Former state Republican chairman Tom D'Amore died this week. A close friend of former Governor and Senator Lowell Weicker, he was the campaign manager for most of Weicker 's campaigns.
Speaking on WNPR's Where We Live, Weicker said D'Amore's success centered on his understanding that voters want elected officials to be relevant to their lives. "He understood the demographic that was Connecticut and that had to be addressed politically. Now, today that's just out the window," said Weicker. "The Republican party of Connecticut acts like the national party which is basically a party of the religious right and the rural south."
One of D'Amore's successes came in 1990 when Weicker, then a Republican, was elected governor. D'Amore wasn't initially thrilled with Weicker's decision to run as an independent. He recounted that phone call with D'Amore who asked Weicker, "Are you out of your mind?" Eventually though, D'Amore joined his friend and left the GOP.
"Over the past several years, I've asked Tom to get back into the fray here in Connecticut to run the Republican party and he said, 'No way.' And quite frankly, the results show it," said Weicker.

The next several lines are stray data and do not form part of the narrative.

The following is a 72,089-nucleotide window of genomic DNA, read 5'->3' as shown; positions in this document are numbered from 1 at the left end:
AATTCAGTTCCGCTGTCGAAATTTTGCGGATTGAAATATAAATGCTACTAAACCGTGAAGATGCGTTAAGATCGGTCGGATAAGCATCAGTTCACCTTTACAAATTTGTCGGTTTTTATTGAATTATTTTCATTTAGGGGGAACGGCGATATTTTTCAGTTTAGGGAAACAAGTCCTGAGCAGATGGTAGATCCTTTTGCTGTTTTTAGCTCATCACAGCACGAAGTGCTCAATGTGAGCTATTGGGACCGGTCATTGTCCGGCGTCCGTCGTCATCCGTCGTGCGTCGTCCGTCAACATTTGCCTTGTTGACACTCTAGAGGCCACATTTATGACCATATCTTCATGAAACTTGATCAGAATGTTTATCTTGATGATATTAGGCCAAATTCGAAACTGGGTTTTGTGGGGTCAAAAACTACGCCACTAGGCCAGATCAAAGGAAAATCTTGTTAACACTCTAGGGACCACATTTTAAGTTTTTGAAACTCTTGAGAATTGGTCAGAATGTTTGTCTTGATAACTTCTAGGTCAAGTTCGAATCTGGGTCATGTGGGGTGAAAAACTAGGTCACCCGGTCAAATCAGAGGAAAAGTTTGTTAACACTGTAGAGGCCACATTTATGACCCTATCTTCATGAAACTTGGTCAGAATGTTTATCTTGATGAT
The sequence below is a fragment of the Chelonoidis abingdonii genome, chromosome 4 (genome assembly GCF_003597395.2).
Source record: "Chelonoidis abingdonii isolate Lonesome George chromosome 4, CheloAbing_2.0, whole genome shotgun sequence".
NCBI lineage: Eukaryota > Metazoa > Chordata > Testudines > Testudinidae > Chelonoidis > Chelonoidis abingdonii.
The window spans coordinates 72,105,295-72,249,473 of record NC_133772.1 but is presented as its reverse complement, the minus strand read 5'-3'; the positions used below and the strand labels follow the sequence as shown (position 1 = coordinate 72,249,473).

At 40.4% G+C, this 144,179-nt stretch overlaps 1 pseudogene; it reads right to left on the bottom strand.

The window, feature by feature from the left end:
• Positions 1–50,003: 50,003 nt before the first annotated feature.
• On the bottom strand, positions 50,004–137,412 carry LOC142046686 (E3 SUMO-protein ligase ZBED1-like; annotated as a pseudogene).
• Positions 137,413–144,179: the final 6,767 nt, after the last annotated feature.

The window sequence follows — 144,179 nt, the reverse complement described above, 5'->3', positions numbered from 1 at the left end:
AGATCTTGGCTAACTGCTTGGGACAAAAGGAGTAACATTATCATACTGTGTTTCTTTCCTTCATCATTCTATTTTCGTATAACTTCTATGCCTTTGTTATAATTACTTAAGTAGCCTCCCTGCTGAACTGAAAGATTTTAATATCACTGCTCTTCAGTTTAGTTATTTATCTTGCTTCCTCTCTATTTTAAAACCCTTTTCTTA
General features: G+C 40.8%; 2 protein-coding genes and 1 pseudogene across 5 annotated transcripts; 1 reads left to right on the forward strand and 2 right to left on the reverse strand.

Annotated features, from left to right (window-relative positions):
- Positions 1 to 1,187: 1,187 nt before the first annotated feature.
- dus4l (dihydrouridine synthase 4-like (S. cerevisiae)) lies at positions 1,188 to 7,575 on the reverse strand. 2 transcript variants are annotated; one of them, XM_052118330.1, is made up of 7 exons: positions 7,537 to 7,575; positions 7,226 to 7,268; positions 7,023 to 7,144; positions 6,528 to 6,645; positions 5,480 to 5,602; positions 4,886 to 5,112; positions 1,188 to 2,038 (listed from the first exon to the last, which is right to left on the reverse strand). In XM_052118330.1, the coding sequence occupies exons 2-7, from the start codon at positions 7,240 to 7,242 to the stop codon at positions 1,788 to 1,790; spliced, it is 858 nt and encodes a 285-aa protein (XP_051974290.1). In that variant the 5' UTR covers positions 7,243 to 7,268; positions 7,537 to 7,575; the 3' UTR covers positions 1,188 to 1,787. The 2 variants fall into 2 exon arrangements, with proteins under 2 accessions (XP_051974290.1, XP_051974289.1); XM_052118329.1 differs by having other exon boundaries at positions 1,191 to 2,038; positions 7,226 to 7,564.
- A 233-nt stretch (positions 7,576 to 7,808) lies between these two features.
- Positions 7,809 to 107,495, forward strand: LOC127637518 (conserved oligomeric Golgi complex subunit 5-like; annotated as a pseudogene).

Weicker also introduced D'Amore to Democrat Ned Lamont who challenged incumbent Senator Joe Lieberman in 2006. D'Amore was an adviser to Lamont's campaign. Despite only getting a crash-course from Tom, Lamont called him a great teacher.
"Tom was the guy with a chuckle and he just kept everything in perspective. Here was a new guy coming up, not that active in the political game and he led me through," said Lamont.
One-month after the 2006 general election, D'Amore took part in a panel discussion at Yale University with other key players from Lamont and Lieberman's campaigns. Lamont's central issue in that race was the war in Iraq.
"The war gets treated as though it’s an issue like local zoning," recounted D'Amore. "Folks, it is a war!"
Tom D'Amore was 72 years old and was the father of six.